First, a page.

Israel is aiming to make it into the FIFA 2024 Euro Soccer championships. They have a reasonable shot and play some huge games on October 12, 2023 vs Switzerland and October 15, 2023 vs. Kosovo. So still a few weeks to go - but these are some enormous soccer matches for Israel's national team.
In other interesting news, Israel has been chosen to host the World Under 19 Soccer Championship Finals in 2027. That should be very exciting.
I have been staying up late this week watching the Blue Jays try to secure a spot in the MLB playoffs. So you know where to find me at 3 a.m. Israel time - at least for one or two more days. Hard to watch those games here - without a proper streaming service, though I do have one that seems to work most of the time.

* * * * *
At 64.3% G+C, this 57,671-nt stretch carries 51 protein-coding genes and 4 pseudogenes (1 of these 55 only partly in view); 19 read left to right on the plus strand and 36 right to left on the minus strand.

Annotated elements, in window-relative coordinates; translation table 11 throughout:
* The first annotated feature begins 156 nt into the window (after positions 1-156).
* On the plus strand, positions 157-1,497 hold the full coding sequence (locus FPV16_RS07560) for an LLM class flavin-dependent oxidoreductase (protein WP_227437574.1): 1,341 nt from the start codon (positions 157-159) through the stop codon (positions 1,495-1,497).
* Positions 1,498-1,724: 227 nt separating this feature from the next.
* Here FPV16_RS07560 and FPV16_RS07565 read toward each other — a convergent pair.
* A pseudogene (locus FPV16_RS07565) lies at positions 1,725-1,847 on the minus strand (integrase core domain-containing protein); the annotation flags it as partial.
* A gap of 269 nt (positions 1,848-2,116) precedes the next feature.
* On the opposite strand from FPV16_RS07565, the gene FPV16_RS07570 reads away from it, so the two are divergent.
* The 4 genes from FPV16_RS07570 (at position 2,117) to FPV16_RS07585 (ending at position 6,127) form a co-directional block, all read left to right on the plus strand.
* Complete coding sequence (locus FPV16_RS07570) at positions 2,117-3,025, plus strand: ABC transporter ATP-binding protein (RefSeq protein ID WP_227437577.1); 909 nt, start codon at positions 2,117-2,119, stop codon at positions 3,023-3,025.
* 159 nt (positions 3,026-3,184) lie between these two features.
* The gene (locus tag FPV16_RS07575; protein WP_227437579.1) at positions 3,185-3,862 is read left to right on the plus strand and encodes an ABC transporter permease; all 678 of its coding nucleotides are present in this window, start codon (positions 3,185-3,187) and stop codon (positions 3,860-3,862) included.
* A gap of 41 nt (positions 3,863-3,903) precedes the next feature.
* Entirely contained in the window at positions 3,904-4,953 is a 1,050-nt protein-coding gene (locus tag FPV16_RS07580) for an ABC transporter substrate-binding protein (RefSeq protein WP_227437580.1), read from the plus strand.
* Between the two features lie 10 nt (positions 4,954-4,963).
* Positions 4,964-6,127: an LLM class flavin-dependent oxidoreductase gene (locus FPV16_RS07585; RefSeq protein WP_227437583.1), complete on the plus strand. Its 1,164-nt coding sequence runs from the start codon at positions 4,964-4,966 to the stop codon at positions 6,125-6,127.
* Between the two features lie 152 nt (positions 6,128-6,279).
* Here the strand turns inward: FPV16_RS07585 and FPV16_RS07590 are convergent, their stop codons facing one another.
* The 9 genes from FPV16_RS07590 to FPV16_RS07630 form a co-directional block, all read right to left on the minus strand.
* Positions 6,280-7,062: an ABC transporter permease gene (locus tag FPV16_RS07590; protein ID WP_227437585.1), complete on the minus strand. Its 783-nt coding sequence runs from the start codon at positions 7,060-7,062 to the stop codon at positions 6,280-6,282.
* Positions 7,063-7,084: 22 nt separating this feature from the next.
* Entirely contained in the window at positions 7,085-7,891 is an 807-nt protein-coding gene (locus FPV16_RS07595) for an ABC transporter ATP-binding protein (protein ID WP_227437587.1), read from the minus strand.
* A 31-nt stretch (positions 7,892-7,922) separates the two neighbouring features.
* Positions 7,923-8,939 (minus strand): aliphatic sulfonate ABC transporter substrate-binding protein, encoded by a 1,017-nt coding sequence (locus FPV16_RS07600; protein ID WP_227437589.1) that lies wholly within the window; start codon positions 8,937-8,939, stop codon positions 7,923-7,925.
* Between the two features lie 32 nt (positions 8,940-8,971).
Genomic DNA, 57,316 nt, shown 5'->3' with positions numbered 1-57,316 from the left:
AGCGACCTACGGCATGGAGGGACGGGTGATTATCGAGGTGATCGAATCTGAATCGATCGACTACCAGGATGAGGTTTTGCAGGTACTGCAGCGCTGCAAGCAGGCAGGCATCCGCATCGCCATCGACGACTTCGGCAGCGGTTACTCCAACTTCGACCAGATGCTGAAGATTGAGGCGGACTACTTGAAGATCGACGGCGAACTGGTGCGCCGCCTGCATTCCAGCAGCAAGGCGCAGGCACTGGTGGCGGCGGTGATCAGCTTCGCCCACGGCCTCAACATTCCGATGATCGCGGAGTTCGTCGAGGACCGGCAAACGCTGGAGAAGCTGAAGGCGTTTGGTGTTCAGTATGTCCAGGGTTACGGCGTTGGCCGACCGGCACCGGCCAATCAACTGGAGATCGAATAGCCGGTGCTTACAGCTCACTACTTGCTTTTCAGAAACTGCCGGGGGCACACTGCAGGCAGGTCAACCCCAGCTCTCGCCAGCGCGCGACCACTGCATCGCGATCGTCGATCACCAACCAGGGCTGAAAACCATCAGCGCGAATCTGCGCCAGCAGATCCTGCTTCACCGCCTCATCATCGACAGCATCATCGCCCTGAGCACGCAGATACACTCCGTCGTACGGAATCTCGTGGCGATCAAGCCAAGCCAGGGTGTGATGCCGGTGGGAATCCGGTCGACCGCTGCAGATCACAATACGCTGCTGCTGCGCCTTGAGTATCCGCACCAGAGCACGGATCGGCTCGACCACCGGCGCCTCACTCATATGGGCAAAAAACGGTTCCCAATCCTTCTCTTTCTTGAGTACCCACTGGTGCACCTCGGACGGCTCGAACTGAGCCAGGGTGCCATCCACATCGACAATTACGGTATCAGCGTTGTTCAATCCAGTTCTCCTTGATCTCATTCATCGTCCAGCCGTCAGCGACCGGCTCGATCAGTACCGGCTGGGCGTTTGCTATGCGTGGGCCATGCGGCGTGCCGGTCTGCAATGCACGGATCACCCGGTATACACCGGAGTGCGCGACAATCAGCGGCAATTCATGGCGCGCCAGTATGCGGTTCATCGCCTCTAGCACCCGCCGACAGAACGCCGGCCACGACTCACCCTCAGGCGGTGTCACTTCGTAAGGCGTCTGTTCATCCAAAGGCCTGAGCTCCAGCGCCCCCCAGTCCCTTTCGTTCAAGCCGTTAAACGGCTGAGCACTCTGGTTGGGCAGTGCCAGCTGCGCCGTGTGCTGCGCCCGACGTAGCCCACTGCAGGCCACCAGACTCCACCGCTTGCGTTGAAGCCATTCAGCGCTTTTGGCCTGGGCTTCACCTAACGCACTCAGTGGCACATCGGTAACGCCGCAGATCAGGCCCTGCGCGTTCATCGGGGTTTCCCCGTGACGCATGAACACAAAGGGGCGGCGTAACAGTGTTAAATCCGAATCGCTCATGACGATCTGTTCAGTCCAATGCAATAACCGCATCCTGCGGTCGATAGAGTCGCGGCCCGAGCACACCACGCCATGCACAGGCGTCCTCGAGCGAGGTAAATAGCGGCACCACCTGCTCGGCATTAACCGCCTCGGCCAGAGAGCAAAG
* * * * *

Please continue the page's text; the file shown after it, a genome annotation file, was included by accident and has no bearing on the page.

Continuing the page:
That's about it for now - time to go and put up the new "downsized" sukkah - for a much smaller crowd this year. Forecast in Israel is for some very hot weather until at least Monday or Tuesday and then some nice Sukkot rain - scheduled to start even before we say the annual "prayer for rain."
Wishing everyone a joyous, fun Sukkot holiday and a Shana Tova!